On The Box!

Fri 1st – Sat 23rd August 2014


Fay Watson

at 09:33 on 10th Aug 2014



I have never seen anything like this before. The quirky Bowjangles quartet have chemistry and professionalism that comes from spending six years together. Yet, their new show "On The Box!" couples this with enthusiasm, energy and a good dose of 'punny' silliness. This is pure, indulgent fun that I want to relive again and again. The show is an amalgam of singing, dancing, and playing tennis all whilst achieving the small feat of playing instruments superbly.

Attempting to narrow the show down to highlights is an impossibility as the sheer delight of the sketches is universal. It takes us through a day of television in Bowtopia on the Bowjangles Broadcasting Corporation (BSBC) from the opera soap Bow Street to the mixed doubles event in the Bowlympics. The innovative presentations and remarkable methods of making music inspire both laughter and awe. The personal highlight for me, however, was the Strictly Come Dancing parody - the athleticism of this moment means that watching a Charleston will never be quite so impressive again without the integration of a cello. Remarkably, they even made daytime TV seem somewhat bearable.

By the end of the show, you begin to forget where the performers end and their instruments begin. They move with them so entirely that even watching them tune them is mesmerizing. The sharply dressed quartet in their bow ties, waistcoats and dresses have no weaknesses. Their acting, singing, dancing, comedic timing and instrument playing are faultless. If there was ever such a thing as a quintuple threat, then Ed Bruggemeyer, Ezme Gaze, Bertie Anderson and Mitch McGugan are the epitome of it. They charmed their way around the stage and brought out smiles and awe on the faces of adults and children alike.

If pushed for a slight criticism, it would be over my confusion of what the intended age range was. Whilst the majority feels perfect for children, there are moments when the adult comedy dominates.

More than simple fun, this is also a slick, aesthetic performance. It has an effective yet simple set of four chairs that were manipulated better than some stages in West-End Shows. Andy Webb's lighting is also a treat and at its best when fading in and out at breakneck speed in time with the instruments.

I am envious of anyone who gets to see it for the first time and experience, with child-like wonderment, the amazing talent of these four. It is bow-mazing and you'd be stupid to miss it.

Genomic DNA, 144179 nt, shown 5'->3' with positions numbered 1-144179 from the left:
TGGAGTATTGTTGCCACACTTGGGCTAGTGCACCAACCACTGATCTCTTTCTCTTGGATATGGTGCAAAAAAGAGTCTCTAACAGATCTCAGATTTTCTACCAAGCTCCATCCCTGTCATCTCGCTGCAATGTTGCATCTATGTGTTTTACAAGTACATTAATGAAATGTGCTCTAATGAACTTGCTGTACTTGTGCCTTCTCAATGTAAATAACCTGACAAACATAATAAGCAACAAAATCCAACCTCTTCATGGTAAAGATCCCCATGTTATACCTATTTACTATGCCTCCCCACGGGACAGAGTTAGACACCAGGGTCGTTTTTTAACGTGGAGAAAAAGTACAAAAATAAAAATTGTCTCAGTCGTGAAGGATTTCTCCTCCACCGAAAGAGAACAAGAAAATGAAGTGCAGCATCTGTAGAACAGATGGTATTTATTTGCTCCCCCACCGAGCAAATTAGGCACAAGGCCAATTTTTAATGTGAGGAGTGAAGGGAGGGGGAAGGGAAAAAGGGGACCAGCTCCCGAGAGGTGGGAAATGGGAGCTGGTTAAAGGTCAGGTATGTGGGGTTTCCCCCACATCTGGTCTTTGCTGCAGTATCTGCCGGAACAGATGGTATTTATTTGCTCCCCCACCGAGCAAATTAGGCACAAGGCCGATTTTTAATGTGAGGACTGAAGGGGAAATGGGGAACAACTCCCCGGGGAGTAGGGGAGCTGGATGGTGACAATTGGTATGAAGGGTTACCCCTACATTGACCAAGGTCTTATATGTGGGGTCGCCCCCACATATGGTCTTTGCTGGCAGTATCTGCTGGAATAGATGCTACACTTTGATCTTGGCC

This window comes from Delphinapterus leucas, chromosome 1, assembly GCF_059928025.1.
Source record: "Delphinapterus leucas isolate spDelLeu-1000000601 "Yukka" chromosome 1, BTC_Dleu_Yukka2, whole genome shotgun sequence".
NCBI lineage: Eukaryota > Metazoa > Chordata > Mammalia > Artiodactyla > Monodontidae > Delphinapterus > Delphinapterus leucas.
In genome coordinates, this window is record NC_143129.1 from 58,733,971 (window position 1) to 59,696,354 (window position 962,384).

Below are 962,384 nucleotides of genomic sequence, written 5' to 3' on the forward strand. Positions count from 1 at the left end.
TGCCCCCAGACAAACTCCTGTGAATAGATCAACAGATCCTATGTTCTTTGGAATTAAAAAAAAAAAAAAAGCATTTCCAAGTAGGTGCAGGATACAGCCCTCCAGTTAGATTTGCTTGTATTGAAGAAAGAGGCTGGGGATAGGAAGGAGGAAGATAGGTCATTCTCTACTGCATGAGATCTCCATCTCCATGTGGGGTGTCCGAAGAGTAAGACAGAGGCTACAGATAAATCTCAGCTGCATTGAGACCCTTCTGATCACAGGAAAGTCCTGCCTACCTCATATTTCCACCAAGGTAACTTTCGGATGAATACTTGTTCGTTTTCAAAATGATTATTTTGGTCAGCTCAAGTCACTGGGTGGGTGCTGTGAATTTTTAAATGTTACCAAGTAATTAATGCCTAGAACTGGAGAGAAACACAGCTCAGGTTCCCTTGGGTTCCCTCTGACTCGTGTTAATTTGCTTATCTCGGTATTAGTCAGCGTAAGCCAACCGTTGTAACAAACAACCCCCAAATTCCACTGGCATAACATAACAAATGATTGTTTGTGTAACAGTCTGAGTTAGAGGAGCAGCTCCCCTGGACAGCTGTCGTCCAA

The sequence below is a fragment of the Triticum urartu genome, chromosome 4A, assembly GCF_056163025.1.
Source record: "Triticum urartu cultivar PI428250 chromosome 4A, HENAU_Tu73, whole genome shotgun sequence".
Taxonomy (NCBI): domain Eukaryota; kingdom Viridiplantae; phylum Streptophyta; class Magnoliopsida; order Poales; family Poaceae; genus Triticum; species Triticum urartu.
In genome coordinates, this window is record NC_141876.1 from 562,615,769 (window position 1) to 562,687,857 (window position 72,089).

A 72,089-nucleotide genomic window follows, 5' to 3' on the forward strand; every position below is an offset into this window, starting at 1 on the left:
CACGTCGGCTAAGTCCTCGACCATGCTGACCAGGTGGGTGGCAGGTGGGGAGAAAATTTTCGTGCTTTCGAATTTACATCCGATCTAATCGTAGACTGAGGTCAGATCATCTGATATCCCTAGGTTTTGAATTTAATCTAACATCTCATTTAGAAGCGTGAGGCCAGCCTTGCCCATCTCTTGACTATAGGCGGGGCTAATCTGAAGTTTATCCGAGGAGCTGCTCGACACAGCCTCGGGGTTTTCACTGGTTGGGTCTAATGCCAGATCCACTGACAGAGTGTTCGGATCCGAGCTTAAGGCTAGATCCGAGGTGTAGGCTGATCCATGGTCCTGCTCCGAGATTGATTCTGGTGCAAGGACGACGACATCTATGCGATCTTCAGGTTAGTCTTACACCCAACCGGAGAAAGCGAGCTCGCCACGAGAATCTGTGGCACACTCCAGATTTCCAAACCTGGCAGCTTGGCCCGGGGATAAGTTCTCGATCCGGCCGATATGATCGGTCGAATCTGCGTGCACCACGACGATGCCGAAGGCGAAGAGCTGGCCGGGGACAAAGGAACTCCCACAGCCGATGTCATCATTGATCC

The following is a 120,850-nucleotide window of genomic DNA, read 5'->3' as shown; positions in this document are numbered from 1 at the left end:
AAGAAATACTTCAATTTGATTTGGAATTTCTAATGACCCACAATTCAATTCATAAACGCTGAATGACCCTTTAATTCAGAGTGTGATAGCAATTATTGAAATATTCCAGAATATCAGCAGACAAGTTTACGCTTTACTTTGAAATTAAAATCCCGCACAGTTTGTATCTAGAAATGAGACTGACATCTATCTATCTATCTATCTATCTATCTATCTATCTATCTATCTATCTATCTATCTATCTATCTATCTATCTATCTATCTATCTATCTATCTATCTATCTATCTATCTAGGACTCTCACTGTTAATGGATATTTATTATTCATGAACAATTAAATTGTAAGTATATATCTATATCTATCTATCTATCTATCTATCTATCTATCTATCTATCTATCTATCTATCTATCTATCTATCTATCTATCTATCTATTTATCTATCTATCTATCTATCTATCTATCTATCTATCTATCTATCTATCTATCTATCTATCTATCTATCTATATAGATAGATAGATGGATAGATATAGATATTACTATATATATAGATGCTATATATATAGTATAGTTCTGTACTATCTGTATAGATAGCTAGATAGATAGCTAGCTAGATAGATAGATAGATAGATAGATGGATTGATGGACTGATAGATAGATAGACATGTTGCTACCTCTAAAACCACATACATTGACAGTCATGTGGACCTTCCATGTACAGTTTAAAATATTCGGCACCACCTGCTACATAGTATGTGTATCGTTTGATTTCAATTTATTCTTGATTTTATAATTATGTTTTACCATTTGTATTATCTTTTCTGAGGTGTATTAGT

Patrick Galbraith

at 10:38 on 10th Aug 2014



“Bowjangles on the Box!” is brought to the Fringe by the hugely accomplished Bowjangles string quartet and follows a day of BBJC Broadcast (the Bowjangles Broadcasting Company). The sketches or rather, the programmes, are an amalgam of performing arts talent, combining physical drama with comedy, singing and dancing.

I have fallen in love and I refuse to temper my gushiness one little bit. Bowjangles are sublime. The idea is impressively original and the music wonderful. The whole thing is just so stylish. “Bowjangles On the Box” is certainly easy viewing but in the best way possible, for it makes very good music so accessible. Despite the show’s intelligence there’s nothing difficult about it, it’s all just such a pleasure. The choreography of the show is impressively sharp. The athleticism of the “matinee film”, Zoro, is hugely impressive, featuring a swash-buckling bow fight - the quartet leaping across the stage with their instruments.

Bowjangles satirical take on daytime is particularly amusing - the operatic “soap opera” follows the lives of a philandering string quartet. Never have I imagined that I would ever see something so close to a cello having sex with a violin. The cellist, Ezme Gaze’s performance as a devious seductress is excellent. Her use of facial expressions is very impressive and hugely funny. It is enjoyable to hear the William Tell overture during the Bowlympics programme or even Rhianna’s Umbrella during the weather forecast but it is really amazing to hear the quartet playing music they have written themselves for the creation of sound effects.

The “orgasm”, played by Gaze on the cello and Mitch Mcgugan on the violin is so poignant and the movement of the ball in the Bowlympics tennis match is equally good. Whilst these scenes are good fun they are also fascinating displays of the way in which music can so perfectly convey meaning.

Bowjangles was completely charming, sexy and so much fun. The man at the box-office told me that some people were back for their fifth time this Fringe. I told him that I would never really go to see something twice. I now take that back entirely; I want to go again this afternoon and perhaps tomorrow too.


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